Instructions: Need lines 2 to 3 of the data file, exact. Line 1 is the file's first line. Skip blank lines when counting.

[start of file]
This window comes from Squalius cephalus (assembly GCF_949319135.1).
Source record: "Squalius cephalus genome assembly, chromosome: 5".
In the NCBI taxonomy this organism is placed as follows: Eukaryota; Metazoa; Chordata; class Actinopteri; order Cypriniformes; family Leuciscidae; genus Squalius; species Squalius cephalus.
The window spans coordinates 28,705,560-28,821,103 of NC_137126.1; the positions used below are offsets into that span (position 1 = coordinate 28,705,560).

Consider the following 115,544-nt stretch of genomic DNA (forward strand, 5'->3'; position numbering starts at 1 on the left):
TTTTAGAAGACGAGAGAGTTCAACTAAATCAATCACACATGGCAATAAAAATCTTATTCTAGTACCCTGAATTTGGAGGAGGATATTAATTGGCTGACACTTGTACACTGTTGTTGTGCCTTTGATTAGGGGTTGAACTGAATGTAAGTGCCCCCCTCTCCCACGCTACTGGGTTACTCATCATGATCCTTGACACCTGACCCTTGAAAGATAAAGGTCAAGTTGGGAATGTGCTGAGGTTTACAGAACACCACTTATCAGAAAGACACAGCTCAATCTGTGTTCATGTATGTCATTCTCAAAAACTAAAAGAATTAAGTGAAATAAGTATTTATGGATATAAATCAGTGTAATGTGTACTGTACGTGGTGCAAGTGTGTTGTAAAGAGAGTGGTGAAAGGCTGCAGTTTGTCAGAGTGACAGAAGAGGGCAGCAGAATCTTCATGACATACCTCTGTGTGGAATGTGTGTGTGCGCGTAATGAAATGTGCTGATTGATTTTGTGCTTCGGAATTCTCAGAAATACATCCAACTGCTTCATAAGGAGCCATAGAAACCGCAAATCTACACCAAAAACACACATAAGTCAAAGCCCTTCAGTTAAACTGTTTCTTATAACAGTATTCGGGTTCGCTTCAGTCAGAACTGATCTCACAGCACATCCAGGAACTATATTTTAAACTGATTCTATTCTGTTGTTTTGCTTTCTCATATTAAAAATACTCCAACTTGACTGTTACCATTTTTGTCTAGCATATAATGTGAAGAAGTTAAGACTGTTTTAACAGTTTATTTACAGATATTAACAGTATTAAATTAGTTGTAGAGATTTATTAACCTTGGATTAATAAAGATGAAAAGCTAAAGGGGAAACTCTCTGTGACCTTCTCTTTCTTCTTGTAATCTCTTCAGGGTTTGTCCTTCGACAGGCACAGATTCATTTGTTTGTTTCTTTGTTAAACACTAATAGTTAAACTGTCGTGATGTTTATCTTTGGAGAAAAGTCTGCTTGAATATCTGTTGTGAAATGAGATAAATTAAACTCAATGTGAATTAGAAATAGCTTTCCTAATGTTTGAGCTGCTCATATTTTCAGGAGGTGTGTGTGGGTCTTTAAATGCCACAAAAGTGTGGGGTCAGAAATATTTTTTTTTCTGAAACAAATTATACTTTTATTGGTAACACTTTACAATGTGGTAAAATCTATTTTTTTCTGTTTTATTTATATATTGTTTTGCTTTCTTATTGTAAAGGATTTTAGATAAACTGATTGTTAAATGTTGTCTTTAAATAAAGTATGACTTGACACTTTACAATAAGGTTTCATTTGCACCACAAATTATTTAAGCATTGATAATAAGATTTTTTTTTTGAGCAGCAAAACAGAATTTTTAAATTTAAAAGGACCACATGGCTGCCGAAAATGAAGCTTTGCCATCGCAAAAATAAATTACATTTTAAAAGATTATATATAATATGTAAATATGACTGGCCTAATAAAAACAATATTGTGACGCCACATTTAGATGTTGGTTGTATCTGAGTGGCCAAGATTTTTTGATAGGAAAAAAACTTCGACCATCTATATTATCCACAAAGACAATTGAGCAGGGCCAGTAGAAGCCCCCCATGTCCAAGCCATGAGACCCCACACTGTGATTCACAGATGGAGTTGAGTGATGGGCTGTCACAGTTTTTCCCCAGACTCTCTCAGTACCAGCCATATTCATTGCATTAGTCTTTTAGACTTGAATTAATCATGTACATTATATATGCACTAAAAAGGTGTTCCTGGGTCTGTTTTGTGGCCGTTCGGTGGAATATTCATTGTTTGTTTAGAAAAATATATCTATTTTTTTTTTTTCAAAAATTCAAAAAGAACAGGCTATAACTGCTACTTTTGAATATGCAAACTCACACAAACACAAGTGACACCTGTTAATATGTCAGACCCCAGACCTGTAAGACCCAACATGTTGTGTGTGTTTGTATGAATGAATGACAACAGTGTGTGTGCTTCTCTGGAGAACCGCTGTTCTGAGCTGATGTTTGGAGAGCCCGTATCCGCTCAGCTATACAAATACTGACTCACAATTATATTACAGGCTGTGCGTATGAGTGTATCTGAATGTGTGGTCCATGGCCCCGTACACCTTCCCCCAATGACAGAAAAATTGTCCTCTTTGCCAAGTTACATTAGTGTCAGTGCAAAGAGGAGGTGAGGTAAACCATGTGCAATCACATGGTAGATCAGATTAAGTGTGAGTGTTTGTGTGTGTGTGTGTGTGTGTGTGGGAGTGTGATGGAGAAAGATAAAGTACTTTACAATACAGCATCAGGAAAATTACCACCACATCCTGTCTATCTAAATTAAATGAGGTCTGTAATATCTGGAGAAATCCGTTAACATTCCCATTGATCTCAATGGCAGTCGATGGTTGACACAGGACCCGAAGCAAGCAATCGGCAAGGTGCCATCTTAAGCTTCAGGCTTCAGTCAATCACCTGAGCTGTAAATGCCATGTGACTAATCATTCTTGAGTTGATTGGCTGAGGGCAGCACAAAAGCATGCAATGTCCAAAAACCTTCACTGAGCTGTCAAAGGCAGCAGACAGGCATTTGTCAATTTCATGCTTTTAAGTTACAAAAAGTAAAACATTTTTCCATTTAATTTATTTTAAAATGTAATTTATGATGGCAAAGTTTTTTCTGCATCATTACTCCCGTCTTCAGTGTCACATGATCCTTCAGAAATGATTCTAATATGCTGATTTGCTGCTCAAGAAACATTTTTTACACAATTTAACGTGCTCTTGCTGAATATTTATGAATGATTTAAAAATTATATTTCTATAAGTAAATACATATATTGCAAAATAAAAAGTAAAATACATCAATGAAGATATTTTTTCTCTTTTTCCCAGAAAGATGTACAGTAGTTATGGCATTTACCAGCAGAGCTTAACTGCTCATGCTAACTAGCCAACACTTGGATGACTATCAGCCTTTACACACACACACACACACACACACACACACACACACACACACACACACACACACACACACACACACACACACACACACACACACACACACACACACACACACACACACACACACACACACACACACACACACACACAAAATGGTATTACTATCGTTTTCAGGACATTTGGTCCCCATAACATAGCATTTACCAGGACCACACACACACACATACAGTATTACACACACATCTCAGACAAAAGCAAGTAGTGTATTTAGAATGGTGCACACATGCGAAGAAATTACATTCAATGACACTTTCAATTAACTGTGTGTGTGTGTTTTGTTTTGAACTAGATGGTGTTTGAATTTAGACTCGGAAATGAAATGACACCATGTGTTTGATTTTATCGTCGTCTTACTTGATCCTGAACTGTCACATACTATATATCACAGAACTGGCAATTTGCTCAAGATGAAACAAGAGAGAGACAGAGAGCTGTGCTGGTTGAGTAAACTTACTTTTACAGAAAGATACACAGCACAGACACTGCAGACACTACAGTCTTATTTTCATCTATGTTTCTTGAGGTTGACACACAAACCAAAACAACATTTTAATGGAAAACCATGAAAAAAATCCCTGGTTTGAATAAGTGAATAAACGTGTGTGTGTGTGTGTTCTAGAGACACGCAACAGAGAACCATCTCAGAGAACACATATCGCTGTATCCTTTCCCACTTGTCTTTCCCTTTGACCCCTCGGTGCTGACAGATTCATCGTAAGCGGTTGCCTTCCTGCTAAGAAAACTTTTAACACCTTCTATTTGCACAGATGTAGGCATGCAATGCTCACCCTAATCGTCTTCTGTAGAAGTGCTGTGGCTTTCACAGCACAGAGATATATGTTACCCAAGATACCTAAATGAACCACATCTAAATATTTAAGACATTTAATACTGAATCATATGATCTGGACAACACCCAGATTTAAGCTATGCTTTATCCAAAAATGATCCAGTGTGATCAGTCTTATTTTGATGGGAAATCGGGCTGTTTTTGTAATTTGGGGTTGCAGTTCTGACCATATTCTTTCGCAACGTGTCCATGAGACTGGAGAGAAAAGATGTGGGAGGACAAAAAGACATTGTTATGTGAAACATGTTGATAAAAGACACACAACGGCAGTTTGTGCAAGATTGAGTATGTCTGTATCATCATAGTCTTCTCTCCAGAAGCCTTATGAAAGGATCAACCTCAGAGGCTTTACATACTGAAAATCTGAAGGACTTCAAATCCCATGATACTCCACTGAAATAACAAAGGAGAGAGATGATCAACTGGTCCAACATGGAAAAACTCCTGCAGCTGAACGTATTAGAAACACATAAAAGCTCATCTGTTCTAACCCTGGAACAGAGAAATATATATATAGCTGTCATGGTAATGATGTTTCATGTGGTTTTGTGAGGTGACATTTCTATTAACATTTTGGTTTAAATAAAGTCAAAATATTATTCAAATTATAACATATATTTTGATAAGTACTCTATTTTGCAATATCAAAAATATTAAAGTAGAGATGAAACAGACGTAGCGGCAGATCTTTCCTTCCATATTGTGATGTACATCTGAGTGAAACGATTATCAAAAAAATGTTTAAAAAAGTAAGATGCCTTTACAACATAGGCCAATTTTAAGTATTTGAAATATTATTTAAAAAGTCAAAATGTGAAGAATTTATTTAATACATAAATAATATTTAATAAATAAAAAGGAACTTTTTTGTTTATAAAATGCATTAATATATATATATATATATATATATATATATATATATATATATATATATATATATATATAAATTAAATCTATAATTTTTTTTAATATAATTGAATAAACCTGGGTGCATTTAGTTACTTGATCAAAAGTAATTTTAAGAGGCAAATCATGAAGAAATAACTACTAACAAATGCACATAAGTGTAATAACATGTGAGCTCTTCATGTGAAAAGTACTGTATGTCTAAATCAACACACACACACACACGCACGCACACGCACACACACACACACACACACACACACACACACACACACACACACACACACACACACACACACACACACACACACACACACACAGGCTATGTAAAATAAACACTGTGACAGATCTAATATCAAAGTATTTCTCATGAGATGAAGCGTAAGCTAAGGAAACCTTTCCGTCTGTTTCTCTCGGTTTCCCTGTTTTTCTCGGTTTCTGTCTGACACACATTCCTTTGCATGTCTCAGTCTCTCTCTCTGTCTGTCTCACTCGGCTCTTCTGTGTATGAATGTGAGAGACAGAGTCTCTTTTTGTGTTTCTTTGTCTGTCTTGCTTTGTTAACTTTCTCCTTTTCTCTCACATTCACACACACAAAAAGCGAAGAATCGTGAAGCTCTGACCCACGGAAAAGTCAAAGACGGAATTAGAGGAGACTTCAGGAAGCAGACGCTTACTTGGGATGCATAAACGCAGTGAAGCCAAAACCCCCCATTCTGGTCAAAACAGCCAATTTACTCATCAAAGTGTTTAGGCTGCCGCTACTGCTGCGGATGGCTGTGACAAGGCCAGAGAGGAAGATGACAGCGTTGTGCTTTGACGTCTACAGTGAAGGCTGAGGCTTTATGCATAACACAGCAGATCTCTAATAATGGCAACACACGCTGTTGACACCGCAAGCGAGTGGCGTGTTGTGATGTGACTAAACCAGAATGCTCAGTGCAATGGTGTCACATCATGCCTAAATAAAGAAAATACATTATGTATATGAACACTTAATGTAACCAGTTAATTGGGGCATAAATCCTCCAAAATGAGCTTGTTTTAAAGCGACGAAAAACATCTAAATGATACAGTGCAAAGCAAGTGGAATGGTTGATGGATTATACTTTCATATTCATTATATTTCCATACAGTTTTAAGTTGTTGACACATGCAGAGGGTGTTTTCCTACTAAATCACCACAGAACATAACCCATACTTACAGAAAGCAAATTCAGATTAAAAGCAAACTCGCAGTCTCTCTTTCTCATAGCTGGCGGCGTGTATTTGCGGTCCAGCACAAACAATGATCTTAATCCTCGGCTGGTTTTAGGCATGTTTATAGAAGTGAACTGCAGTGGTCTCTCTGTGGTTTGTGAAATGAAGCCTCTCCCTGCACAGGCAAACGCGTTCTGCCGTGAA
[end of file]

Source record: "Squalius cephalus genome assembly, chromosome: 5".
In the NCBI taxonomy this organism is placed as follows: Eukaryota; Metazoa; Chordata; class Actinopteri; order Cypriniformes; family Leuciscidae; genus Squalius; species Squalius cephalus.